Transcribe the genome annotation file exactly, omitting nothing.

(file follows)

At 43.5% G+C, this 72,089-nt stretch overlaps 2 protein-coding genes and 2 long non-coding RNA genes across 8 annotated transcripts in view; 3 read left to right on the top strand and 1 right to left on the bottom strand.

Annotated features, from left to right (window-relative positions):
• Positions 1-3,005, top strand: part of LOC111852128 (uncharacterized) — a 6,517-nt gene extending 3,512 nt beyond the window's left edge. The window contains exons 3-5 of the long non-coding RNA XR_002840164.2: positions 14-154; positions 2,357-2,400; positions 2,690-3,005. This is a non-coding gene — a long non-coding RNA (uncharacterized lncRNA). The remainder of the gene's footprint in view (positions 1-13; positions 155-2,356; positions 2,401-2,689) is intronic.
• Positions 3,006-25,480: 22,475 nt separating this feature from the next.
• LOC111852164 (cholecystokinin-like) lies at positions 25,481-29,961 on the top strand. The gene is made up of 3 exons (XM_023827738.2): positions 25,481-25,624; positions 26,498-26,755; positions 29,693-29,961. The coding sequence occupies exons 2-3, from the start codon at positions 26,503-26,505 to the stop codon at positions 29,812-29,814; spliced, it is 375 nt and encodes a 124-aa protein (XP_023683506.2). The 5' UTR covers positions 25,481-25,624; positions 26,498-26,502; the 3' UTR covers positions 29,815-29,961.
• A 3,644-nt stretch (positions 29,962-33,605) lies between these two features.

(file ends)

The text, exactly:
At 43.5% G+C, this 72,089-nt stretch overlaps 2 protein-coding genes and 2 long non-coding RNA genes across 8 annotated transcripts in view; 3 read left to right on the top strand and 1 right to left on the bottom strand.

Annotated features, from left to right (window-relative positions):
• Positions 1-3,005, top strand: part of LOC111852128 (uncharacterized) — a 6,517-nt gene extending 3,512 nt beyond the window's left edge. The window contains exons 3-5 of the long non-coding RNA XR_002840164.2: positions 14-154; positions 2,357-2,400; positions 2,690-3,005. This is a non-coding gene — a long non-coding RNA (uncharacterized lncRNA). The remainder of the gene's footprint in view (positions 1-13; positions 155-2,356; positions 2,401-2,689) is intronic.
• Positions 3,006-25,480: 22,475 nt separating this feature from the next.
• LOC111852164 (cholecystokinin-like) lies at positions 25,481-29,961 on the top strand. The gene is made up of 3 exons (XM_023827738.2): positions 25,481-25,624; positions 26,498-26,755; positions 29,693-29,961. The coding sequence occupies exons 2-3, from the start codon at positions 26,503-26,505 to the stop codon at positions 29,812-29,814; spliced, it is 375 nt and encodes a 124-aa protein (XP_023683506.2). The 5' UTR covers positions 25,481-25,624; positions 26,498-26,502; the 3' UTR covers positions 29,815-29,961.
• A 3,644-nt stretch (positions 29,962-33,605) lies between these two features.